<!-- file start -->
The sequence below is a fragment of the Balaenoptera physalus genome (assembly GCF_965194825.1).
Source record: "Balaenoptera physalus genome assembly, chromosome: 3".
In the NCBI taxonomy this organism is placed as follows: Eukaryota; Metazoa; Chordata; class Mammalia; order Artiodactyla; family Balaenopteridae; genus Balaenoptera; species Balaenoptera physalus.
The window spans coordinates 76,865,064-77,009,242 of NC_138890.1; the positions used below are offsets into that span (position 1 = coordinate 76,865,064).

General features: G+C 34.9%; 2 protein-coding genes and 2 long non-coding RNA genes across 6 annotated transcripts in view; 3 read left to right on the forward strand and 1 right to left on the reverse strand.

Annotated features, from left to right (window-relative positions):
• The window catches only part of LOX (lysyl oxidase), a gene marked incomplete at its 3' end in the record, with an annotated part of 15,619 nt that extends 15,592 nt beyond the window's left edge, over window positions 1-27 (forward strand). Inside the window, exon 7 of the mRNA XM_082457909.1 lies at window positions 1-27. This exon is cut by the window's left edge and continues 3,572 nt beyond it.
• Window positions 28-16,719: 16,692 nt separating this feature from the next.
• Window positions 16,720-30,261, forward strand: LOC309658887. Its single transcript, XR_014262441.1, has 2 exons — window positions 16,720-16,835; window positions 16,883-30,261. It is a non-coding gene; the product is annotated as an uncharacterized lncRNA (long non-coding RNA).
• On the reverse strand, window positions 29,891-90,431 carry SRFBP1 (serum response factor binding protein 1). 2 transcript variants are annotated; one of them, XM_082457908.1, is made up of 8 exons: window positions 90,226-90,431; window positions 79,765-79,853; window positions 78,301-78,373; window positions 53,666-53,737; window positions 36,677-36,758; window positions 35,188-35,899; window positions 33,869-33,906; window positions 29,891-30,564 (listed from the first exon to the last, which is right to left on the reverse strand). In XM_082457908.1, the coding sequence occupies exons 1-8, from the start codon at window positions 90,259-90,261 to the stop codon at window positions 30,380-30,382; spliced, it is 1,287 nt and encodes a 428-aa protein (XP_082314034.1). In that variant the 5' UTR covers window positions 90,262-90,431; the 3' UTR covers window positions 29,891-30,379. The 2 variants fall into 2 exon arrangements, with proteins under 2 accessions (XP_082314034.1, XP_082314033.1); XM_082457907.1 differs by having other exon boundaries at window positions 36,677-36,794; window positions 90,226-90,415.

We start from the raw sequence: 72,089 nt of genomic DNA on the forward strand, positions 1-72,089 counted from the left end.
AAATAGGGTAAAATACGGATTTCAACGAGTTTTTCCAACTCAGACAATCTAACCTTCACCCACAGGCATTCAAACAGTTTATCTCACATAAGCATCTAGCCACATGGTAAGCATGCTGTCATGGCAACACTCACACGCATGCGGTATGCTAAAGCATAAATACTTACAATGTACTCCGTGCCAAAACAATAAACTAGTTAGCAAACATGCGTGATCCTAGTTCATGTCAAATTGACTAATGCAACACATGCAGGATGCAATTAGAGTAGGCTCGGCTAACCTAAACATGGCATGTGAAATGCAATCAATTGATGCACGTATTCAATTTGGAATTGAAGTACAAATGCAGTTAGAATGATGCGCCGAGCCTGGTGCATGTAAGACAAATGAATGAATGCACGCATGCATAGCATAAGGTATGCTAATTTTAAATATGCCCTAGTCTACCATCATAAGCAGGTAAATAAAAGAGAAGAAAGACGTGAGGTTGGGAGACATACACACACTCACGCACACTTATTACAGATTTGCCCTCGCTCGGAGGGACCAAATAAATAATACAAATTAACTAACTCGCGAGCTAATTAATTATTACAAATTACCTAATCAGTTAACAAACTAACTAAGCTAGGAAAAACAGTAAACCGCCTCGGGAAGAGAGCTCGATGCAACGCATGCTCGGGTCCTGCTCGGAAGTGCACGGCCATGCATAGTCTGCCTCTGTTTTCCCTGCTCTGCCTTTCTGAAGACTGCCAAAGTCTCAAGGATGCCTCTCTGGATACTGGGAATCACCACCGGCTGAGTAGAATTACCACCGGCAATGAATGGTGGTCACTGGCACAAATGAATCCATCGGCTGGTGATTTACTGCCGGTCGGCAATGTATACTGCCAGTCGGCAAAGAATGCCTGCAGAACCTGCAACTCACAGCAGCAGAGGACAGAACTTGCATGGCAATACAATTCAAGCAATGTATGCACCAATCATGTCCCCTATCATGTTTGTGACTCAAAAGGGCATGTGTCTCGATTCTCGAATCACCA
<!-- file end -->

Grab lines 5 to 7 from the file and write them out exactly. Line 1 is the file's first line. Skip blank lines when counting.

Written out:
General features: G+C 34.9%; 2 protein-coding genes and 2 long non-coding RNA genes across 6 annotated transcripts in view; 3 read left to right on the forward strand and 1 right to left on the reverse strand.

Annotated features, from left to right (window-relative positions):
• The window catches only part of LOX (lysyl oxidase), a gene marked incomplete at its 3' end in the record, with an annotated part of 15,619 nt that extends 15,592 nt beyond the window's left edge, over window positions 1-27 (forward strand). Inside the window, exon 7 of the mRNA XM_082457909.1 lies at window positions 1-27. This exon is cut by the window's left edge and continues 3,572 nt beyond it.